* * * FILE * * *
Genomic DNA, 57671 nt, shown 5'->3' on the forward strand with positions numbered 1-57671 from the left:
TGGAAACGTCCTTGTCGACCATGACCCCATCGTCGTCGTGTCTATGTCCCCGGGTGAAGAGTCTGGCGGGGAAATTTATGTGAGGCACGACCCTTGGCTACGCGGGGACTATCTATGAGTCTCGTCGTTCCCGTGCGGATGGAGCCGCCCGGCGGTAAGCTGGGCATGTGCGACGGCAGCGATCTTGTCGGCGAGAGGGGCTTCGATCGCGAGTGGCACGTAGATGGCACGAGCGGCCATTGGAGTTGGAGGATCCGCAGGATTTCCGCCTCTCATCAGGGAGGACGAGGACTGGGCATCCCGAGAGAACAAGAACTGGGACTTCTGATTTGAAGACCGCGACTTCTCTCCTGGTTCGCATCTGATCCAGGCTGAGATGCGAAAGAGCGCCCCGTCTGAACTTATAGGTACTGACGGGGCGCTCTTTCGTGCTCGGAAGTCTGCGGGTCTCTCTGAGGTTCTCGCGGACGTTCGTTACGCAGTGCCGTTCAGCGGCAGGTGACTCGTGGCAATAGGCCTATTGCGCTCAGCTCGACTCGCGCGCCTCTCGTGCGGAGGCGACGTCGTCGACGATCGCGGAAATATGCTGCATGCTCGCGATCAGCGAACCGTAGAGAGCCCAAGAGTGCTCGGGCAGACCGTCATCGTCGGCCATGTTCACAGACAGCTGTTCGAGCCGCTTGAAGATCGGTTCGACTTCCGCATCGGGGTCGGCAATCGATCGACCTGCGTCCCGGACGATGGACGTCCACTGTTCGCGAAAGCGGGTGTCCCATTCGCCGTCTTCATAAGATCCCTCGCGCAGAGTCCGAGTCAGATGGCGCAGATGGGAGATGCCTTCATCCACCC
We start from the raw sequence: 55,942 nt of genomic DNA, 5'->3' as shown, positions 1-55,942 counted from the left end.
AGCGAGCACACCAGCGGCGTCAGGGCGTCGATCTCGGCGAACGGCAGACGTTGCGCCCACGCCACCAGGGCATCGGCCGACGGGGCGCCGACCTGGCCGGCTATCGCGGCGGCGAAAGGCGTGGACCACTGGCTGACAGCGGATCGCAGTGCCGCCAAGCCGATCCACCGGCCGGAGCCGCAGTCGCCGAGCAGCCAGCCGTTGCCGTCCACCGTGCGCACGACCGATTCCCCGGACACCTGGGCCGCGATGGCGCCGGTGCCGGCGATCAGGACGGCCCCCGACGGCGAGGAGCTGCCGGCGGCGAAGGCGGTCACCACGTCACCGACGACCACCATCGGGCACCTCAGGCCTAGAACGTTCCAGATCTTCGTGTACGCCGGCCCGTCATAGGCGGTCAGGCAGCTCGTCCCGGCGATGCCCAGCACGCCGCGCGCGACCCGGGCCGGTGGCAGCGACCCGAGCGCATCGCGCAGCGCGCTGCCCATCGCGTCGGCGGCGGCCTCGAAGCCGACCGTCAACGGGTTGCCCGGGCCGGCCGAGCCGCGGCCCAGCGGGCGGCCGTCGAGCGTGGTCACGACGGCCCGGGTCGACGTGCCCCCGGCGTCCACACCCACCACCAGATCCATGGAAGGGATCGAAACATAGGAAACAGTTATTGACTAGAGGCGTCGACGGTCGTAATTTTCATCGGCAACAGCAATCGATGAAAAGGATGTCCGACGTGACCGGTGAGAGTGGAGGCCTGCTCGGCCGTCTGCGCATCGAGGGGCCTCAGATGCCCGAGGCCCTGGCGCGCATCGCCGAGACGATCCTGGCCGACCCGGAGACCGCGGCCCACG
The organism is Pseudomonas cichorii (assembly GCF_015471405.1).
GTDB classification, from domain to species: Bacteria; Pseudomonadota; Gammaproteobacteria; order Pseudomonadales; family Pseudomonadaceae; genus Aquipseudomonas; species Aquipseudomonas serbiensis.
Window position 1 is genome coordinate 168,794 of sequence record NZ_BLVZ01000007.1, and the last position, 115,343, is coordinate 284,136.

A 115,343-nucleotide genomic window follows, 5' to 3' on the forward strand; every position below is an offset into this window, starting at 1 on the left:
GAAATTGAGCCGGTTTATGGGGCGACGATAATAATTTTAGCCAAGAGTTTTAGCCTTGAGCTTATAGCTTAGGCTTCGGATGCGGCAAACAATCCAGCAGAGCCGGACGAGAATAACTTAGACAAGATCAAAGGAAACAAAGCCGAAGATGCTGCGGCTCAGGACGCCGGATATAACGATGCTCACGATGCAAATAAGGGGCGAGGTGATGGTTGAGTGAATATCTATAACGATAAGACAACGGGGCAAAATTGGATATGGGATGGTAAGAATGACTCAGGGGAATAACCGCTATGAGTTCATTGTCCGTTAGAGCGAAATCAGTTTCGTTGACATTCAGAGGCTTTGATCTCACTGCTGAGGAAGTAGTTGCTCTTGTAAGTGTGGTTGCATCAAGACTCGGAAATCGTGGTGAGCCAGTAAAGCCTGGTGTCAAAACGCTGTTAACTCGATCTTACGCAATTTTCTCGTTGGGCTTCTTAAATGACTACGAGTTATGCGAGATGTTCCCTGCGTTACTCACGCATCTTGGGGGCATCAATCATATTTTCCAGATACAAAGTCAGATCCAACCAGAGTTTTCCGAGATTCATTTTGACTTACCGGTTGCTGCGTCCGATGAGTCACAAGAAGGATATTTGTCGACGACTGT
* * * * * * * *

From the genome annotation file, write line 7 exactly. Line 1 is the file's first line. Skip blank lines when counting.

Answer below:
Window position 1 is genome coordinate 168,794 of sequence record NZ_BLVZ01000007.1, and the last position, 115,343, is coordinate 284,136.